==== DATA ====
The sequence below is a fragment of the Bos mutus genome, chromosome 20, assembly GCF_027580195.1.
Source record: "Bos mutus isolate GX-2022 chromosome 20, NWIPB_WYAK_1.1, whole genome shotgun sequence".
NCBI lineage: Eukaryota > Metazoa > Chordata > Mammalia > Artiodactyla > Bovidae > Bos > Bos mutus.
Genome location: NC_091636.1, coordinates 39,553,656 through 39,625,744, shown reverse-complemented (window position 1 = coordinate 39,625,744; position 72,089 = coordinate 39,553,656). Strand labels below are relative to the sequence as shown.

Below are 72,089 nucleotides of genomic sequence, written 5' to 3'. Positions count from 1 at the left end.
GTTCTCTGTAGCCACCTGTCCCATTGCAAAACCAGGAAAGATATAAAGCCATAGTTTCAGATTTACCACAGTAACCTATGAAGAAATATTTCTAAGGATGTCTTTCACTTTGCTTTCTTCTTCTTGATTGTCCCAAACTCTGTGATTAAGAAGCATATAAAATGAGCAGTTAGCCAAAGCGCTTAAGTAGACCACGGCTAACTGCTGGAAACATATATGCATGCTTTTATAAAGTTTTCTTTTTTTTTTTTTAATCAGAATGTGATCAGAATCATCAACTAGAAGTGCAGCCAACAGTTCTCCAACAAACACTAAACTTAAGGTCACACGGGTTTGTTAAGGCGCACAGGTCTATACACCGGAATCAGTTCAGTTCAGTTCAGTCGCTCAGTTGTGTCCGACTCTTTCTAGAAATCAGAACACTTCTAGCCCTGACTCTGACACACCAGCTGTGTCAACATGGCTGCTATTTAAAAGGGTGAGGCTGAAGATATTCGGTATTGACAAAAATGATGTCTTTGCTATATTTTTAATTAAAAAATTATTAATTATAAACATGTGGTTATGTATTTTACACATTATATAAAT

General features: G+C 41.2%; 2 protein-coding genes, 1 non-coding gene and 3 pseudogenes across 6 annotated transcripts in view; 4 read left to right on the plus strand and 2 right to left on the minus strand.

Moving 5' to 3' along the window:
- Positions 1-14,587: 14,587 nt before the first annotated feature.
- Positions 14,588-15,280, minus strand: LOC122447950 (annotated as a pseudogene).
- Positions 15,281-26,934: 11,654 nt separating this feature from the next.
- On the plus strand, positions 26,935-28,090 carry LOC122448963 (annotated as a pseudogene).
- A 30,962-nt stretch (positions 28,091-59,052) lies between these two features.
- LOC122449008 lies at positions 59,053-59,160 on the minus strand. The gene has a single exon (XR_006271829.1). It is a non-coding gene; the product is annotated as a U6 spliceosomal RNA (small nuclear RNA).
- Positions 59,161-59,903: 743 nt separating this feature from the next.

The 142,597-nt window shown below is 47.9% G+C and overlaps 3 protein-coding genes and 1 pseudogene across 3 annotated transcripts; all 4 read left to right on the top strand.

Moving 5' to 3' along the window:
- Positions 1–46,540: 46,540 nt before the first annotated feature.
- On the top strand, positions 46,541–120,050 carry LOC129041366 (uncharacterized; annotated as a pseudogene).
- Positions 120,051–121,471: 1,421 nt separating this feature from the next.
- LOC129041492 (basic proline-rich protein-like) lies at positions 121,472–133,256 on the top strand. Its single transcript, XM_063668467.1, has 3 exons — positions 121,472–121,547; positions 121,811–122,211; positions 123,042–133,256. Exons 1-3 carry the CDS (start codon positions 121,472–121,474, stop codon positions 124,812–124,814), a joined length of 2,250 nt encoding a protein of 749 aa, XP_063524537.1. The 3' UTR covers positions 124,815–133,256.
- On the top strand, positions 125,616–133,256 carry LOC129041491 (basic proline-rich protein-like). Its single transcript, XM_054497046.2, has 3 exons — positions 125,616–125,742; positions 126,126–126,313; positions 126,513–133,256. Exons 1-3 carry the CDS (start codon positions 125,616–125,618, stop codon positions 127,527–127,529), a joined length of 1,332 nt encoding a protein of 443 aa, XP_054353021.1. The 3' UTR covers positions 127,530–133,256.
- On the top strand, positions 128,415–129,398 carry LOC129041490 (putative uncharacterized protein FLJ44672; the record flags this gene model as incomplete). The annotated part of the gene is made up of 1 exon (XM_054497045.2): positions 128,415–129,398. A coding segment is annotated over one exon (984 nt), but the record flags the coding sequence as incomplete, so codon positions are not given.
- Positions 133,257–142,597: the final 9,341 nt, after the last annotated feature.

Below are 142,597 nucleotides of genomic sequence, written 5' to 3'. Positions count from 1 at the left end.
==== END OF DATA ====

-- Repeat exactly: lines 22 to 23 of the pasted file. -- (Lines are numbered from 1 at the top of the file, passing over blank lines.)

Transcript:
- On the top strand, positions 125,616–133,256 carry LOC129041491 (basic proline-rich protein-like). Its single transcript, XM_054497046.2, has 3 exons — positions 125,616–125,742; positions 126,126–126,313; positions 126,513–133,256. Exons 1-3 carry the CDS (start codon positions 125,616–125,618, stop codon positions 127,527–127,529), a joined length of 1,332 nt encoding a protein of 443 aa, XP_054353021.1. The 3' UTR covers positions 127,530–133,256.
- On the top strand, positions 128,415–129,398 carry LOC129041490 (putative uncharacterized protein FLJ44672; the record flags this gene model as incomplete). The annotated part of the gene is made up of 1 exon (XM_054497045.2): positions 128,415–129,398. A coding segment is annotated over one exon (984 nt), but the record flags the coding sequence as incomplete, so codon positions are not given.